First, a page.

The brand update has been helped along by the availability of cheaper options: the iPhone and iPad, which cost significantly less than laptops. Today an iPhone 4 16GB sells for 5,000 yuan, or about $775. Of course, that's still an extraordinary sum in China. By comparison, a simple Lenovo or Nokia phone typically runs less than $100 in China. This in a country where the per capita income in 2010 was just $4,260, according to theWorld Bank. An iPhone, let alone an iPad or MacBook, is no casual purchase.

But like any luxury good, the high price and relative scarcity -- and sense of exclusivity that creates -- is part of its appeal. Before Apple products are released officially in China, a limited number are smuggled in through a vast gray market.Last summer, a few months before the iPad had even been released on the mainland, I noticed one young woman decked out in a shimmering silver miniskirt, red halter top, and fake eyelashes, and followed by a small camera crew, posing with her contraband (i.e., not-yet-released, not necessarily fake) iPad against the spiral staircase of Beijing's Guomao Starbucks. She was showing off, and recording for posterity, her lovely device, with languid poses that called tomind (or tried to) ads for luxury automobiles.

But on the other side of Apple in China is Jia Jingchuan, a 27-year-old native of the tiny village of Heze in Shandong province. He does not own an iPhone, but hundreds or even thousands have passed through his hands. In May 2007, he moved to Suzhou, a city of 6 million in neighboring Jiangsu province, and took a job at a factory operated by the Taiwanese company Wintek, which makes parts for iPhones. At first, he was thrilled: "When I first knew that we were going to work with Apple, I was very proud," he told me, speaking by telephone from Heze. "It meant we will get a lot of ordersand I will make more money" -- about $200 a month -- "and send more money back home."

But within two years, his excitement soured. As orders for glass iPhone touch screens went up, the factory bosses began to have workers wipe screens with a new and apparently more efficient cleaning agent. But the new formula contained n-hexane, a toxin that causes nerve damage. After suffering dizzy spells and intense pain that left him unable to work, Jia was hospitalized for 10 months beginning in August 2009, and 136 other workers at the same plant were also severely injured. Wintek paid for Jia's initial hospital care (the company reported shelling out $1.5 million for workers' compensation in the case), but after he was released, he says it put pressure on him and other workers to resign and sign no-liability forms so that the company would not have to cover future medical expenses, a charge that Wintek denies.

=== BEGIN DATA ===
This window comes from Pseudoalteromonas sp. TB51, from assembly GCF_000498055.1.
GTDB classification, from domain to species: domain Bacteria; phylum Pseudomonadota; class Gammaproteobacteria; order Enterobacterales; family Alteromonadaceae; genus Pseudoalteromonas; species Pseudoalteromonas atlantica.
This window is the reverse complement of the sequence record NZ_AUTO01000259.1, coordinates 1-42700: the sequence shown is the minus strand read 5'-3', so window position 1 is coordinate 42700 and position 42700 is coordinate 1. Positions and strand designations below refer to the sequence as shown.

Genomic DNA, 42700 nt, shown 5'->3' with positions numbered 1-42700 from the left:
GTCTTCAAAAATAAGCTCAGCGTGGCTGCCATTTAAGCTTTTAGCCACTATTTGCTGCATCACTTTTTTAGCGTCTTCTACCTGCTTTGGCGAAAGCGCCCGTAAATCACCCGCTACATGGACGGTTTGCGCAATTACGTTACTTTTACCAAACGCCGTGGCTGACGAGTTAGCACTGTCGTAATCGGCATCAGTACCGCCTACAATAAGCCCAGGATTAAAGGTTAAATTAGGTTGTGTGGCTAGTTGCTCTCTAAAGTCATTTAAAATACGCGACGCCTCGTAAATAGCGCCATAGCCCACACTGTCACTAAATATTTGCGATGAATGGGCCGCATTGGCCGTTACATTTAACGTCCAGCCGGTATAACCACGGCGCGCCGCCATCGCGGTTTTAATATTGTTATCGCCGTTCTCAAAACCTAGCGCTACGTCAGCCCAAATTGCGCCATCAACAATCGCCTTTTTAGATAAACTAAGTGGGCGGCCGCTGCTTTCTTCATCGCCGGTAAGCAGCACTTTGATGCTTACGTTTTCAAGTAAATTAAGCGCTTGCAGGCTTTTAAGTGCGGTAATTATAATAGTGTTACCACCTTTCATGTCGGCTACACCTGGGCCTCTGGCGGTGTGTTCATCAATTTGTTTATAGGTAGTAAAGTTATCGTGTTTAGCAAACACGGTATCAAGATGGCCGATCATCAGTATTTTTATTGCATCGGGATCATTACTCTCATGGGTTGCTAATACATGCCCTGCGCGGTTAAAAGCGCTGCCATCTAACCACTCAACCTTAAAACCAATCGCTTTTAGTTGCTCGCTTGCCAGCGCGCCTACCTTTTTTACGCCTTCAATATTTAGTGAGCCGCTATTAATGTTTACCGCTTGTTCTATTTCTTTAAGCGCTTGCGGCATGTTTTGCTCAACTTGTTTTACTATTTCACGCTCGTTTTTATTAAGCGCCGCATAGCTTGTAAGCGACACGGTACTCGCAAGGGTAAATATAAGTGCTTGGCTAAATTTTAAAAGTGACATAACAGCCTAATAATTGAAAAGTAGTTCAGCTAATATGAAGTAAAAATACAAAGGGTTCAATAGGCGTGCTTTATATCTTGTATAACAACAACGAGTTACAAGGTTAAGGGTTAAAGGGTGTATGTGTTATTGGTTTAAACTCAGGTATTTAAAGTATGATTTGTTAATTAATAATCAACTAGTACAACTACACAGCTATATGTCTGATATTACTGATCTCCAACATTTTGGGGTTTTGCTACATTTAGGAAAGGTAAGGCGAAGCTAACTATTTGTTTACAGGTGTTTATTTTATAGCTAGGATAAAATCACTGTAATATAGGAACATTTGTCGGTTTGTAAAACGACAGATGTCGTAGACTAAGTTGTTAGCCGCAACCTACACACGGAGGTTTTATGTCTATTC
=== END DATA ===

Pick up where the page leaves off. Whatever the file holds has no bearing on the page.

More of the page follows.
As of July 2011, Jia had no job, faced mounting medical bills, and worried he may be too ill to work again. On June 7, 2011, Jia's family paid (out of pocket) for him to visit a specialist at a Beijing hospital, where doctors gave a bleak prognosis for the likelihood that the symptoms of his nerve damage -- weakness, dizzy spells, frequent numbness in his lower legs, severe sensitivity to hot and cold temperature changes, continually sweaty palms -- will ever abate. "As the only son of my family, I attended college, which is supposed to be an achievement, something my family is very proud of," he told me. "My daughter is 1 and a half years old now, and I want to provide her a good life. But now I can't really do anything due to my health issues."

A spokeswoman from Apple declined to comment directly, but referred me to its Apple Supplier Responsibility: 2011 Progress Report: "We required Wintek to stop using n-hexane and to provide evidence that they had removed the chemical from their production lines.... In parallel, Apple has verified that all affected workers have been treated successfully, and we continue to monitor their medical reports until full recuperation." Indeed, the factory has ceased using n-hexane, but Jia's experience calls into question Apple's claim that it is continuing to monitor the recovery of sick workers. Currently, he says he pays 400 to 500 yuan monthly (about $60 to $80) for his own medical care; "Now I feel great disappointment. Apple has been so cold and nonresponsive to us, the first-line workers of its product."

Tragically, examples of labor violations, heath risks, and pollution at Chinese factories are all too common. Not only does the country have lower standards than the West, but even the rules on the books are routinely flouted.

In recent years, Apple's Chinese suppliers have been involved in a series of labor and environmental infractions, from a string of suicides linked to poor or inhumane working conditions at plants managed by one of its major suppliers, Foxconn, to allegations by green groups that chemicals leaching out from its factories are polluting China's fields. True, Apple is hardly alone among international companies with Chinese factories in having problems arise from the practices of its suppliers. But what makes Apple singular, say Chinese environmental and labor rights activists, is its sluggishness in responding to complaints and its secretiveness about just which factories are in its supply chain.

Ma Junis one of the leaders of the Green Choice Alliance, a coalition of 36 Chinese NGOs that tracks pollution reports among international brands operating in China.In January, they released a report focusing on global IT companies that ranked Apple dead last among 29 companies in responding to inquiries about pollution and workers' safety. Last winter, Ma met with Jia and helped him pen a letter about working conditions and medical compensation to Apple CEO Steve Jobs. It went unanswered. So did a second letter.